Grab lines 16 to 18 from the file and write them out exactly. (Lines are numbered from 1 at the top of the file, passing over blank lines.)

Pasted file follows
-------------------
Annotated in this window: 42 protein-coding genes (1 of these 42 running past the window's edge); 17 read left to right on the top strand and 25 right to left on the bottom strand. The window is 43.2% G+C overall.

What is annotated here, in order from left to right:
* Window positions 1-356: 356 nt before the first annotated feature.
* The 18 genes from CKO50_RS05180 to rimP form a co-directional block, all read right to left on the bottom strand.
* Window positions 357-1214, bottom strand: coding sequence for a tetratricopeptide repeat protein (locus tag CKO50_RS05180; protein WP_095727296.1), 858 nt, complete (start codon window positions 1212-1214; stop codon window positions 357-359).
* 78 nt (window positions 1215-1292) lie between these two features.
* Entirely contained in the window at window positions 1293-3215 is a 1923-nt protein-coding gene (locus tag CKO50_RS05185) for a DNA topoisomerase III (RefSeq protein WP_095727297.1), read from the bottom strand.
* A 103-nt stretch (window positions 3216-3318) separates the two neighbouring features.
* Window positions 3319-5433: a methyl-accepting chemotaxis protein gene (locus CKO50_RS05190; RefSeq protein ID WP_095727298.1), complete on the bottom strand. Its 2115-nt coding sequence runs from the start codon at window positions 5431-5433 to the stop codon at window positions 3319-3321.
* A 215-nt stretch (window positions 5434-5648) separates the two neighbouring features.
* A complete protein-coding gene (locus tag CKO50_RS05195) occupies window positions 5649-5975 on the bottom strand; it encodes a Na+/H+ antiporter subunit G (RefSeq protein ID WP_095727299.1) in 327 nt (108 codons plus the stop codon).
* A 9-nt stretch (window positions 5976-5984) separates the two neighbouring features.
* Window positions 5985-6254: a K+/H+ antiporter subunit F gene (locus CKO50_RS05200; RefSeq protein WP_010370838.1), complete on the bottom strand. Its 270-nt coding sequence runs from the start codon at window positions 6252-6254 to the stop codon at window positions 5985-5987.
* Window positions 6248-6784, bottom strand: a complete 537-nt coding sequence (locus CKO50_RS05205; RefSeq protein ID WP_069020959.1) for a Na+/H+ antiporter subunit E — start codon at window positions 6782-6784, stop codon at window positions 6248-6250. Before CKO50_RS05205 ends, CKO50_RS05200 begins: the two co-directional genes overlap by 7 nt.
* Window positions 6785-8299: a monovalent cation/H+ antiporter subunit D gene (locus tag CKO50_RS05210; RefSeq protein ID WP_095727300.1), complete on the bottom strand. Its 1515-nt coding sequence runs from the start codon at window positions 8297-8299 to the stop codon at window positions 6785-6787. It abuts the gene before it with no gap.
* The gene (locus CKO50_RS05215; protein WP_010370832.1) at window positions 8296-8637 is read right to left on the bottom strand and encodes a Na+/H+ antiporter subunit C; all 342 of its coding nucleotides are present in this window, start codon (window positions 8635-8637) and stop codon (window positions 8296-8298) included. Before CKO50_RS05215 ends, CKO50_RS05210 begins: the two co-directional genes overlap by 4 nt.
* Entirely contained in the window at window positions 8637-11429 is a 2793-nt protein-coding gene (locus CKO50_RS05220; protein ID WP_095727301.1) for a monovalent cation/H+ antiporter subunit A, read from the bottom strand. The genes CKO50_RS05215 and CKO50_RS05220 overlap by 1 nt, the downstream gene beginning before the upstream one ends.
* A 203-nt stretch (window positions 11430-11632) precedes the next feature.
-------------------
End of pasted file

* The gene (locus CKO50_RS05215; protein WP_010370832.1) at window positions 8296-8637 is read right to left on the bottom strand and encodes a Na+/H+ antiporter subunit C; all 342 of its coding nucleotides are present in this window, start codon (window positions 8635-8637) and stop codon (window positions 8296-8298) included. Before CKO50_RS05215 ends, CKO50_RS05210 begins: the two co-directional genes overlap by 4 nt.
* Entirely contained in the window at window positions 8637-11429 is a 2793-nt protein-coding gene (locus CKO50_RS05220; protein ID WP_095727301.1) for a monovalent cation/H+ antiporter subunit A, read from the bottom strand. The genes CKO50_RS05215 and CKO50_RS05220 overlap by 1 nt, the downstream gene beginning before the upstream one ends.
* A 203-nt stretch (window positions 11430-11632) precedes the next feature.